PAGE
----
Remember that house rabbits need at least as much space as outdoor rabbits. Wherever you decide is most suitable, there are various options to housing indoor rabbits.

Free range

This is where the rabbits are given the run of most, if not all of, the house. Obviously this is a big commitment and so the points listed below should be considered even more carefully.

If you choose to go down the free range route, we strongly recommend you start with a limited area where they will have their toilet and carry out their litter-training, especially with young rabbits. Make sure they feel secure and comfortable there (and are toilet trained in the smaller area) before opening up other areas of the house.

A particular room

This tends to be a utility room, kitchen or conservatory, often with solid flooring that is easy to clean, unlike carpet.

Be aware that conservatories can get very hot in summer so unless you can manage the temperature adequately, choose another room.

Part of a room

This is an area in a room given over to the rabbits with a large run or enclosure. Some people use dog crates and/or adaptable puppy pens for an indoor enclosure. Here at Small Paws Playtime, we supply a variety of appropriately sized indoor enclosures. You could also utilise one of our outdoor runs which would be perfect for additional exercise space, especially whilst your out shopping or at work.


Enrichment… is what rabbits need to be able to act like rabbits. If your rabbits are outdoors or indoors then they will need also need hidey holes, tunnels and will benefit from a hay rack which allows them to stretch as well as preventing hay from being soiled on the ground. Check out our enrichment section for some great ideas to keep your rabbits occupied and content.

Electric wires… Have a look around your home: how many cables are exposed?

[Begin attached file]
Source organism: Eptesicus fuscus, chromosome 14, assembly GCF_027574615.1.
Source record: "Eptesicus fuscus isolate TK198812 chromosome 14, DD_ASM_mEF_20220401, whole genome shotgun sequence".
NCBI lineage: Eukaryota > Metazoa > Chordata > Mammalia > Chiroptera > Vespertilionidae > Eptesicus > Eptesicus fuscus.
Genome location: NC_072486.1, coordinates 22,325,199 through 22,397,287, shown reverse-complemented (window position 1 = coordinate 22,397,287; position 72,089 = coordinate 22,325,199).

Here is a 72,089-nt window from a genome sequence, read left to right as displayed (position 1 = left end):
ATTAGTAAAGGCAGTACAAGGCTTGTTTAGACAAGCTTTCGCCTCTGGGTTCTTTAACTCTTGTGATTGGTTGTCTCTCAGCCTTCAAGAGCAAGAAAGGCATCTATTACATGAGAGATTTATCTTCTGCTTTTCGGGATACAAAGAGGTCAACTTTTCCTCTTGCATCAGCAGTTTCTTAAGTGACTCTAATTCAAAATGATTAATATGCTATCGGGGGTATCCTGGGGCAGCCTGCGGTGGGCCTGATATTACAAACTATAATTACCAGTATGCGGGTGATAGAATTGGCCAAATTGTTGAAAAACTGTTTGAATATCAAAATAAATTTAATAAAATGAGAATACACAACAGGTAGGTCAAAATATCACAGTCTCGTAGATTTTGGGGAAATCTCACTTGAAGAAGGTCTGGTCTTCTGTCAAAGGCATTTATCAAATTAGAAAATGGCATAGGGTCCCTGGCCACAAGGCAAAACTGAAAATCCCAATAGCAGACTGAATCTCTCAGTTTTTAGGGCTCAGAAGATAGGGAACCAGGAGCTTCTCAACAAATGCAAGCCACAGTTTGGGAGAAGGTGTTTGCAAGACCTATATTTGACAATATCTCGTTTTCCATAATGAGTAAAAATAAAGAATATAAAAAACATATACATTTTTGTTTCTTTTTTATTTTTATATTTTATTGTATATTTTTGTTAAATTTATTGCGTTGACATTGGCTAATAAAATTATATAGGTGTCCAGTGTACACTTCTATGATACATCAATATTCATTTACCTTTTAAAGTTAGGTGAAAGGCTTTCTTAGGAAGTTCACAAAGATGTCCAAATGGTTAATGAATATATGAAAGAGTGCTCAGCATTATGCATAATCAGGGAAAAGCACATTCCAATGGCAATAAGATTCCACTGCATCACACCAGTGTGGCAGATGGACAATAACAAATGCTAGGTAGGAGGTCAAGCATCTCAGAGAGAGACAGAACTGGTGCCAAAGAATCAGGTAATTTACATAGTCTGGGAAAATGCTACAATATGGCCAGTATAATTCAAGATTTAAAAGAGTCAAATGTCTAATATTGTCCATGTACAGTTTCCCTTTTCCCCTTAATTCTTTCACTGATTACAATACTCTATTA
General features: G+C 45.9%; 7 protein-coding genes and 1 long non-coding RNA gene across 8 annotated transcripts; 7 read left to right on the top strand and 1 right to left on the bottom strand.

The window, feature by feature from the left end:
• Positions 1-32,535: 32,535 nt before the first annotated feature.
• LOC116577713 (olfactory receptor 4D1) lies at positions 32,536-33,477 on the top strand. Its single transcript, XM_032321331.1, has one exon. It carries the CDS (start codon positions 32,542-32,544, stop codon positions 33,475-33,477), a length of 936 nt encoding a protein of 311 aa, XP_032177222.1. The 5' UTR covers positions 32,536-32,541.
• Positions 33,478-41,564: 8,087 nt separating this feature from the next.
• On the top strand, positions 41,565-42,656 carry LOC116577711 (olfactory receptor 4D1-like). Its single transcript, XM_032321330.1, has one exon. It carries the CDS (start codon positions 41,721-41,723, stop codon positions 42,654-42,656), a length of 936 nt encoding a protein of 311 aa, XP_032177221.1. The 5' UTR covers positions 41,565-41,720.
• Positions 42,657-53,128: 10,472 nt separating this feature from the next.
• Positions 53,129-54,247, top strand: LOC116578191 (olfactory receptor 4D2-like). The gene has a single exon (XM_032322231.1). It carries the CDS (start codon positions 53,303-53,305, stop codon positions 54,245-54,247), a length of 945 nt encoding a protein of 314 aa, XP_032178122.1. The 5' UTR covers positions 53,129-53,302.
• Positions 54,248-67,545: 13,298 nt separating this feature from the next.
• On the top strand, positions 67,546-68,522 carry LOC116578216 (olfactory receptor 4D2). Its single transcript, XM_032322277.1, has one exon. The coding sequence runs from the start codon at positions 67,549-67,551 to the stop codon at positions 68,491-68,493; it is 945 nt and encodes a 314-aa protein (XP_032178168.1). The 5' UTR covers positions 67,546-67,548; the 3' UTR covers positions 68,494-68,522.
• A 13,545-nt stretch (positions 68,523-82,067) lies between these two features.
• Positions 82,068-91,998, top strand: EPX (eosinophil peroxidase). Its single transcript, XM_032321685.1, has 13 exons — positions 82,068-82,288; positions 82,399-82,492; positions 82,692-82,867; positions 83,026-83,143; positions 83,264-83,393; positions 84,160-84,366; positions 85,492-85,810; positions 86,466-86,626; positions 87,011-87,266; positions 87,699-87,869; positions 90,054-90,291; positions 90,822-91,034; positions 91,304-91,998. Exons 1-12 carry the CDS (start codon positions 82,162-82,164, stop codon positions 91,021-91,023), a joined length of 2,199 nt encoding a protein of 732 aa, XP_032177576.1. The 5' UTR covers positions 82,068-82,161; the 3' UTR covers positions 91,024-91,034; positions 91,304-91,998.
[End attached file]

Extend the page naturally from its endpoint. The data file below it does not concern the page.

Cables attract rabbits like magnets! In the wild, while burrowing, rabbits chew through roots and they will treat wires in the same way. You need to protect those wires and keep them away from rabbits both for your own convenience and for the rabbits’ safety.  You can do this by covering the cables with ‘cable protector’ and you can get this easily online or from a DIY store.  You can also use hosepipe if you are not so fussy or in a hurry!  Rabbits can squeeze in to the smallest of spaces so you will need to check the area carefully.

Chewing… Rabbits will chew furniture, door-frames, carpets, clothes and more. Pretty much anything is at risk, especially when your rabbits are young. Make sure you supervise your rabbits at all times whilst they are running free in your house.

Give your rabbits lots of toys and things that you don’t mind them getting their teeth into.  Protect anything you don’t want chewed. But please be realistic, they will chew where they shouldn’t, so you’ll either need to accept this or set up your living arrangements so that your rabbits can’t access forbidden items unsupervised (just like most people do with pet dogs) or think again about having house rabbits!

Door frames and skirting boards, and the wooden legs of dining chairs and tables are all rabbit favourites.  There are some deterrents on the market but make sure that they are safe for rabbits if you want to use them (contact the manufacturer) but the best way is to either prevent access or provide lots of rabbit suitable alternatives for them to occupy themselves with instead.

Flooring… Because rabbits have furry feet and no pads, they will slip on smooth surfaces. As long as your rabbits aren’t carpet chewers, you can give them mats. If they use your bathroom or kitchen where you will have tiles or some other slippery surface, get some non-slip, washable mats or carpet tiles that can be put down here and there so your rabbits can move safely from one ‘island’ to another.

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